As spokesman, Rochester told the Council that he and his colleagues dared not approach Mary with their orders a second time, for she would not listen to them. Asked if he was going to do as he had been commanded, he flatly refused. On the 23rd, he, Englefield and Waldegrave were committed to the Tower, while the King drafted a letter to Mary to say that Somerset's promise to van der Delft had only applied for a short time while she came to see the error of her ways. That time had now expired, and he required her to obey his laws like all other true subjects. If she and her chaplains broke the law, the same penalties would apply to them as to everyone else. Some councillors would have liked to summon Mary to London to answer personally for her disobedience, but most were fearful of provoking a Catholic demonstration. It was decided, therefore, to send a delegation to deliver the King's letter to her at Copt Hall.

On the 28th, Lord Chancellor Rich, Sir Anthony Wingfield and Sir William Petre rode into the courtyard there. Mary came out to meet them, her attitude defiant and cool, her tone high and harsh, so as (she later told Scheyfve) not to betray any womanly weakness. Her greetings, however, were mannerly, and she fell on her knees to receive the King's letter, 'saying she would kiss [it] because the King had signed it, and not for the matter contained therein, which was merely the doing of the Council'. She then rose and broke the seal, reading the letter there and then in the courtyard without asking the lords into the house. As she read, she murmured, 'Ah, good Mr Cecil took much pains here!' - making plain her belief that Edward had not composed the letter himself. Then she looked up.

'I am the King's most humble, most obedient subject and poor sister,' she declared, 'and will obey him in everything, my conscience saved,' but rather than adopt the reformed faith 'I will lay my head on the block and suffer death, although I am unworthy to die in so good a quarrel. When His Majesty is old enough to judge these things I will obey him in religion, but now, in these years, although he, good, sweet king, have more knowledge than any other of his years, yet it is not possible that he can be a judge in these matters.'

The councillors retorted that His Majesty's patience with his sister was exhausted. From henceforth, no service must be said in her house except that authorised by law. If she wished, they would tell her the names of those at court who were opposed to her celebrating mass.

'I care not for the rehearsal of their names, for I know they are all of one mind therein,' Mary cried. 'Rather than use any other service than that ordained during the life of my father, I will lay my head on the block.' If her priests were silenced, she would have no choice but to endure it, but 'none of your new service shall be said in any house of mine, and if any be said in it, I will not tarry in it an hour!'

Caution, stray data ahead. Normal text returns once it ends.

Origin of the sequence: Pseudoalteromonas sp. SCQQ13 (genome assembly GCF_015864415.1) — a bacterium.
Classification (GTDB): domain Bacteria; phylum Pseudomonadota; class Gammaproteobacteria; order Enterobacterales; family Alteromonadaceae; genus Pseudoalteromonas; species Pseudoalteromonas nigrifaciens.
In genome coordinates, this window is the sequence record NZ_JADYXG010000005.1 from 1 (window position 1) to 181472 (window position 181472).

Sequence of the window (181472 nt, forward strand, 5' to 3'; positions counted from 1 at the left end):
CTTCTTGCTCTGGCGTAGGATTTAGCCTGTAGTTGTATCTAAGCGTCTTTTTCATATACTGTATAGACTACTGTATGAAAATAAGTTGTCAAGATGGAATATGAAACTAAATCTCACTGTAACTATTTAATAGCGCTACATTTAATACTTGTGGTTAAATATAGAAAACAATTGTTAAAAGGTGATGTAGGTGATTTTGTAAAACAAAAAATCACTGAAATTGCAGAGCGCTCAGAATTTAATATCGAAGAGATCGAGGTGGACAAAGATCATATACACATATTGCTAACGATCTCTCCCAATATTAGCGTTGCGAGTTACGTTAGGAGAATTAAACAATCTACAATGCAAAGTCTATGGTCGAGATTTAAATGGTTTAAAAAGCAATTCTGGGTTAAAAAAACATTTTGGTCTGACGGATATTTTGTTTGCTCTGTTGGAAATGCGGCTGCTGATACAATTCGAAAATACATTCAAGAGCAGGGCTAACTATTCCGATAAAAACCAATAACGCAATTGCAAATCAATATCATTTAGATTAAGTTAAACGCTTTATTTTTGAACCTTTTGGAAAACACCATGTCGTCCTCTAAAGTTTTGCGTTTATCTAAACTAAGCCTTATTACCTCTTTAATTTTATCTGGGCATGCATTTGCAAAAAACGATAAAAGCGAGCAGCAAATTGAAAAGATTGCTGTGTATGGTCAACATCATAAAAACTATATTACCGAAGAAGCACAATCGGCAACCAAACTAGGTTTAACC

Rich then informed her that her officers had been imprisoned. Astonished, she exclaimed that they were 'honester men' than she had believed them to be. It only went to prove how foolish it had been to send her own servants to browbeat her, 'for, of all persons, I am least likely to obey those who have been always used to obeying me implicitly'.

When the councillors attempted to clarify Somerset's assurances to her, Mary grew even more heated. She had in her possession a letter from the Emperor, she said, which made the position very clear, and she gave it more credence than any of their words. They professed scorn at this but Mary was undeterred.

'Though you esteem little the Emperor,' she went on, 'yet should you show more favour to me for my father's sake, who made the more part of you out of nothing.' The Emperor's ambassador 'shall know how I am used at your hands'.

Rich ignored this, choosing this moment to offer to appoint 'a trusty, skilful man', whom he had brought with him, as Mary's new controller. But she would have nothing to with this substitute.

'I will appoint my own officers for my years are sufficient for that purpose; and if you leave your new controller within my gates, out of them I go forthwith, for we two will not abide in the same house.' Then, as a parting rejoinder to the Lord Chancellor, she added, 'I am sickly, and yet I will not die willingly, but I will do the best I can to preserve my life. But if I should chance to die, I will protest openly that you of the Council be the causes of my death. You give me fair words, but your deeds be always ill towards me.' So saying, she turned round and swept past him, back into the house.